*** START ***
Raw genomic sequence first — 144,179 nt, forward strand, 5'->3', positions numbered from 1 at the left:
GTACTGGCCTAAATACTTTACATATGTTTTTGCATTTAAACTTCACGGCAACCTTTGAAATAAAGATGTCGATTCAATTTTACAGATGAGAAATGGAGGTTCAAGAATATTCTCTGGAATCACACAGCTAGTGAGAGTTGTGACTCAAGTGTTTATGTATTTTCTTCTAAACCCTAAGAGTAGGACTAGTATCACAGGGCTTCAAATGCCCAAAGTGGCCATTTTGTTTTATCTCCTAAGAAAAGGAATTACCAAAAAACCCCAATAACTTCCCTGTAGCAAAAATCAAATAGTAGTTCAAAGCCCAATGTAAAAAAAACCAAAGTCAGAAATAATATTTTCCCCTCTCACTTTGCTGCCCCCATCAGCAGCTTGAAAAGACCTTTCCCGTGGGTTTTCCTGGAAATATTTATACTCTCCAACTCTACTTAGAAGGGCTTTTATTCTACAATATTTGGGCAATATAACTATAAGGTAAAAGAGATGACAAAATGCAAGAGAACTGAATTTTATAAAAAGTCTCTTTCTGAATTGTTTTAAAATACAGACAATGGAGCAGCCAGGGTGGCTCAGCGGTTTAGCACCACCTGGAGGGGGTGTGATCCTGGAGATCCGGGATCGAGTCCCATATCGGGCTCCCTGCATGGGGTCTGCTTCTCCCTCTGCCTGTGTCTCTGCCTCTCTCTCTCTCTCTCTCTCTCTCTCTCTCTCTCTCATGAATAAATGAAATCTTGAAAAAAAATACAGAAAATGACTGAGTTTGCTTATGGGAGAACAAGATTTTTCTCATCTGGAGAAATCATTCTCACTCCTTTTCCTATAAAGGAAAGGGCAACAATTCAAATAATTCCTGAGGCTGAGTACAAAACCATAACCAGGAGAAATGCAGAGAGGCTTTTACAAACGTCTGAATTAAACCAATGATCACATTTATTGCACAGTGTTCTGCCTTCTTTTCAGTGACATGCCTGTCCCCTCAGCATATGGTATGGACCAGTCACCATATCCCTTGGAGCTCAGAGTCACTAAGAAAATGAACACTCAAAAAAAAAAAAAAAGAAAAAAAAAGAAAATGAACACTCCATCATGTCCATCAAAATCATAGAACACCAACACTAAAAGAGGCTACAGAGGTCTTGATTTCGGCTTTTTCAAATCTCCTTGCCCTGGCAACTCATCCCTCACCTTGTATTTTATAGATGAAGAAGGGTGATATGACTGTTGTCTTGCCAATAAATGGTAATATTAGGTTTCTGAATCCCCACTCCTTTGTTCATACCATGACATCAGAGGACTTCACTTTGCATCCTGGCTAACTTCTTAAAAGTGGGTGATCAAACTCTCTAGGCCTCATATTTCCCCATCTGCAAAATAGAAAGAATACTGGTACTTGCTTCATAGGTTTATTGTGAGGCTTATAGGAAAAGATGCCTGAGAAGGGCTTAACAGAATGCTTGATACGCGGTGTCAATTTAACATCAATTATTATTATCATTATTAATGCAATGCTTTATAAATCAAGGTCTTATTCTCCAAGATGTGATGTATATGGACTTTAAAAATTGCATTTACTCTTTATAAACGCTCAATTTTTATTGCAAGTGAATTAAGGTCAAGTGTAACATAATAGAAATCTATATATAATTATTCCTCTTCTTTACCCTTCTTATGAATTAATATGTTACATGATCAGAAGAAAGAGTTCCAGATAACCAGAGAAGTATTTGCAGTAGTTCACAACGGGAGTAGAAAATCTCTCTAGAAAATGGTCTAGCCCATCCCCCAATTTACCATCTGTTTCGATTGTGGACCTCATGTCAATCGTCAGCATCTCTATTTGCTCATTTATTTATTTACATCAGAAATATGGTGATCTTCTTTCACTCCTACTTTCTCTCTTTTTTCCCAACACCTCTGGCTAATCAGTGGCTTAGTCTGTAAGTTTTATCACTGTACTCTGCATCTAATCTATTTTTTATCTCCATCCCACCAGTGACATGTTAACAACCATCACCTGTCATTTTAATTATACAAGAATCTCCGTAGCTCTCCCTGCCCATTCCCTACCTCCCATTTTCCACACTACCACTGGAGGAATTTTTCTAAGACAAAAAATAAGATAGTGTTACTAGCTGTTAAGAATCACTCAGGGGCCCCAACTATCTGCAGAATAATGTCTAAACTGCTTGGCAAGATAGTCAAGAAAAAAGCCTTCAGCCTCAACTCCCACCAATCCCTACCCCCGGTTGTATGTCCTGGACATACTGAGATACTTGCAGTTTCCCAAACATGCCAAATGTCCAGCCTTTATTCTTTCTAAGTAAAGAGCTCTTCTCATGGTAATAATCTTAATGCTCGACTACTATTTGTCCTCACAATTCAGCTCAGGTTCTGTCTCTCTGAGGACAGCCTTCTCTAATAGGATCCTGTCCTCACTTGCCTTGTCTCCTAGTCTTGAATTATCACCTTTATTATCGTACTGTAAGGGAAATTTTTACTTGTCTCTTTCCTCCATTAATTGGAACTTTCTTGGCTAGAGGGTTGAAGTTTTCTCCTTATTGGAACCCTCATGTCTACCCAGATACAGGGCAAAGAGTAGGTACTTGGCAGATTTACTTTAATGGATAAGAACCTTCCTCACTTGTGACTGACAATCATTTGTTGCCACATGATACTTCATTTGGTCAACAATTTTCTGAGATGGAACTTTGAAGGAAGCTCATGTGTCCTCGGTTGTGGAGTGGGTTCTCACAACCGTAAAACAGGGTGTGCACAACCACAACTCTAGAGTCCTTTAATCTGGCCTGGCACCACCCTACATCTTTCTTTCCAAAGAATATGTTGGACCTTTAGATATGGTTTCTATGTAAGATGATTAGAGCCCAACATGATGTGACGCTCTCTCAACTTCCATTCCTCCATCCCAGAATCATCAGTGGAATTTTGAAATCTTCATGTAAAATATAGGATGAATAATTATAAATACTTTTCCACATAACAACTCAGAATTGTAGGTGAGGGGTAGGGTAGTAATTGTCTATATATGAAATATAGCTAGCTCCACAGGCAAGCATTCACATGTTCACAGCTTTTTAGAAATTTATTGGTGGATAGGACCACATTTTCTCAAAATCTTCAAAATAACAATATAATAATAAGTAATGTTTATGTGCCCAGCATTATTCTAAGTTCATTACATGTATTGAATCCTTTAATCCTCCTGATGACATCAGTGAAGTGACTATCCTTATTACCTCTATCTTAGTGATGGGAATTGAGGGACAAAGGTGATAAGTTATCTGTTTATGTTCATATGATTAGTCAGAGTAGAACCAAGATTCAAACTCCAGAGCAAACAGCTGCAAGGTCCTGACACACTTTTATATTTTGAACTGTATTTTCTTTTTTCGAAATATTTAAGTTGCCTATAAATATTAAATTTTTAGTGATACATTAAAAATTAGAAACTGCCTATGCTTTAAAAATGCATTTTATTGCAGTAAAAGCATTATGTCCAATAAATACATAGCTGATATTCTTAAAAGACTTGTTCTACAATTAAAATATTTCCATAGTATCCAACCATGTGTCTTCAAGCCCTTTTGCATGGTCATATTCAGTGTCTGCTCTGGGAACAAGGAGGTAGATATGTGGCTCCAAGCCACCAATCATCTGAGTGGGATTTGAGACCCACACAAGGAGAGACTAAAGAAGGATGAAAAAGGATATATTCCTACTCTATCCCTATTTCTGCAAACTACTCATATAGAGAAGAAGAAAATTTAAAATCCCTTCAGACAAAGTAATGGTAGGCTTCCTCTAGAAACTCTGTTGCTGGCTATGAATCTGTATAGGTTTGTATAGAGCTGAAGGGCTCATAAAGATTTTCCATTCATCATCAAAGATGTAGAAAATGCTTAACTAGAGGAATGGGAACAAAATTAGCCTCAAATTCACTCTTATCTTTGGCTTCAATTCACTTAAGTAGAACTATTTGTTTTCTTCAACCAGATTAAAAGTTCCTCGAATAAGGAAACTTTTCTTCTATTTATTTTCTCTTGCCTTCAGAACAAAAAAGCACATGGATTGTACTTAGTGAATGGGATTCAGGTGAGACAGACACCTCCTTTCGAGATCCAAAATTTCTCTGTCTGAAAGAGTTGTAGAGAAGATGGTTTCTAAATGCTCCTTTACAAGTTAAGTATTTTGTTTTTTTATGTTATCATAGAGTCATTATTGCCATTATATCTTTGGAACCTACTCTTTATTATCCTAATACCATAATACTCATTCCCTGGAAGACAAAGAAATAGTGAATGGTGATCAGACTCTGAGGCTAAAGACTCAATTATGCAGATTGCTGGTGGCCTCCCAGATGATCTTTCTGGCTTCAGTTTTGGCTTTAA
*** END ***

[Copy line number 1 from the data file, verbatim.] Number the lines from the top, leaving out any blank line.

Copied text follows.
Raw genomic sequence first — 144,179 nt, forward strand, 5'->3', positions numbered from 1 at the left: